Poetry Corner: Cavalier Edition

Richard Lovelace (1618-57) is best known for his “To Althea, from Prison” (“Stone walls do not a prison make,/ Nor iron bars a cage”) and “To Lucasta, Going to the Wars” (“I could not love thee dear, so much/ Loved I not honor more”). This lesser known work was written in the prospect of the Protectorate and Puritan rule, which meant the suppression of Lovelace’s way of life — he died in poverty. It may provide consolation of a sort for those of us in the current Remnant.

The Grasshopper

by Richard Lovelace

To My Noble Friend, Mr. Charles Cotton

To My Noble Friend, Mr. Charles Cotton

O thou that swing’st upon the waving hair

Of some well-fillèd oaten beard,

Drunk every night with a delicious tear

Dropped thee from heaven, where now th’ art reared;

The joys of earth and air are thine entire,

That with thy feet and wings dost hop and fly;

And, when thy poppy works, thou dost retire

To thy carved acorn-bed to lie.

Up with the day, the sun thou welcom’st then,

Sport’st in the gilt-plats of his beams,

And all these merry days mak’st merry men,

Thyself, and melancholy streams.

But ah, the sickle! Golden ears are cropped;

Ceres and Bacchus bid good night;

Sharp, frosty fingers all your flowers have topped,

And what scythes spared, winds shave off quite.

Poor verdant fool, and now green ice! thy joys,

Large and as lasting as thy perch of grass,

Bid us lay in ’gainst winter rain, and poise

Their floods with an o’erflowing glass.

Thou best of men and friends! we will create

A genuine summer in each other’s breast,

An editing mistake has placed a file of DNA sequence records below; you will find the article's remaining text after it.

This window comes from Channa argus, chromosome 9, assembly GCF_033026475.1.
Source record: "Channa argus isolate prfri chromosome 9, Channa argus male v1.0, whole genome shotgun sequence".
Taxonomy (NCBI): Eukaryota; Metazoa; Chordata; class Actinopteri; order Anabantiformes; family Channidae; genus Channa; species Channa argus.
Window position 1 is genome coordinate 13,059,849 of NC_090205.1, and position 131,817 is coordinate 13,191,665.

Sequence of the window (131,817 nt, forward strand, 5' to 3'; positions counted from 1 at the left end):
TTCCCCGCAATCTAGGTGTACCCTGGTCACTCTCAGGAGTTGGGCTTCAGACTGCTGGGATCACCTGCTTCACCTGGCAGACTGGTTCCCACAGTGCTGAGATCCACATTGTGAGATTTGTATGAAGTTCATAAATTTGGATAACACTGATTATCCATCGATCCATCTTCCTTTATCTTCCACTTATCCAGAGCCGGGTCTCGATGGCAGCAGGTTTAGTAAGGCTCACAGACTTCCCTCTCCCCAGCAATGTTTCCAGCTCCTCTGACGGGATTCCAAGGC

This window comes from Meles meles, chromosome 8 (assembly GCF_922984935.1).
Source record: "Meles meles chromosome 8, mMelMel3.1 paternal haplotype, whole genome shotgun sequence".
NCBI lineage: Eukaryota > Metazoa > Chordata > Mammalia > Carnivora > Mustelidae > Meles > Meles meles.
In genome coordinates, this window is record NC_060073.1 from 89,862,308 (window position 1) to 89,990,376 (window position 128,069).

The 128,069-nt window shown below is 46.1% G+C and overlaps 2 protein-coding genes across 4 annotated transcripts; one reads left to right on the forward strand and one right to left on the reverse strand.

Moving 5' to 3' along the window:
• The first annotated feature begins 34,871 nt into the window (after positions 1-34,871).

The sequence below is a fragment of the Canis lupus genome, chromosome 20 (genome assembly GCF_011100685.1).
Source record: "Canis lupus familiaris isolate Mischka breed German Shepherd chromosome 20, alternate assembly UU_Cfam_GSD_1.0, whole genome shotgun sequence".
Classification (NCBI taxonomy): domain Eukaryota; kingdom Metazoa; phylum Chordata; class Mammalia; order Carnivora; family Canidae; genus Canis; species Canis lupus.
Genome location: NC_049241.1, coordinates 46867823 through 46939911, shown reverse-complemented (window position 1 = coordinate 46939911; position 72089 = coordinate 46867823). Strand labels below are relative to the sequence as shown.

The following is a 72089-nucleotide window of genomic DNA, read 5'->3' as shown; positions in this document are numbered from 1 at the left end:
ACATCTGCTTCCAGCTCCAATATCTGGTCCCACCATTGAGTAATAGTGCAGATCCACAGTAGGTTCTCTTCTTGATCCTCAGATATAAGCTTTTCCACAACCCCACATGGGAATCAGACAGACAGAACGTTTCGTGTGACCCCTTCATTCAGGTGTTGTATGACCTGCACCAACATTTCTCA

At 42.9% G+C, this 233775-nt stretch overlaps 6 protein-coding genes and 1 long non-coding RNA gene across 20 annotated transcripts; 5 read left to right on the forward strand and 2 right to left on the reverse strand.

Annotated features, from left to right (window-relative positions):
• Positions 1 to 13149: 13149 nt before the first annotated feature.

And spite of this cold time and frozen fate,

Thaw us a warm seat to our rest.

Our sacred hearths shall burn eternally,

As vestal flames; the North Wind, he

Shall strike his frost-stretched wings, dissolve, and fly

This Etna in epitome.

Dropping December shall come weeping in,

Bewail th’usurping of his reign:

But when in showers of old Greek we begin,

Shall cry he hath his crown again!

Night, as clear Hesper, shall our tapers whip

From the light casements where we play,

And the dark hag from her black mantle strip,

And stick there everlasting day.

Thus richer than untempted kings are we,

That, asking nothing, nothing need:

Though lords of all what seas embrace, yet he

That wants himself is poor indeed.

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About profmondo

Dad, husband, mostly free individual, medievalist, writer, and drummer. "Gladly wolde he lerne and gladly teche."
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One Response to Poetry Corner: Cavalier Edition

  1. Withywindle says:

    Yes, this I can tell
    That all will be well
    When the King enjoys his own again

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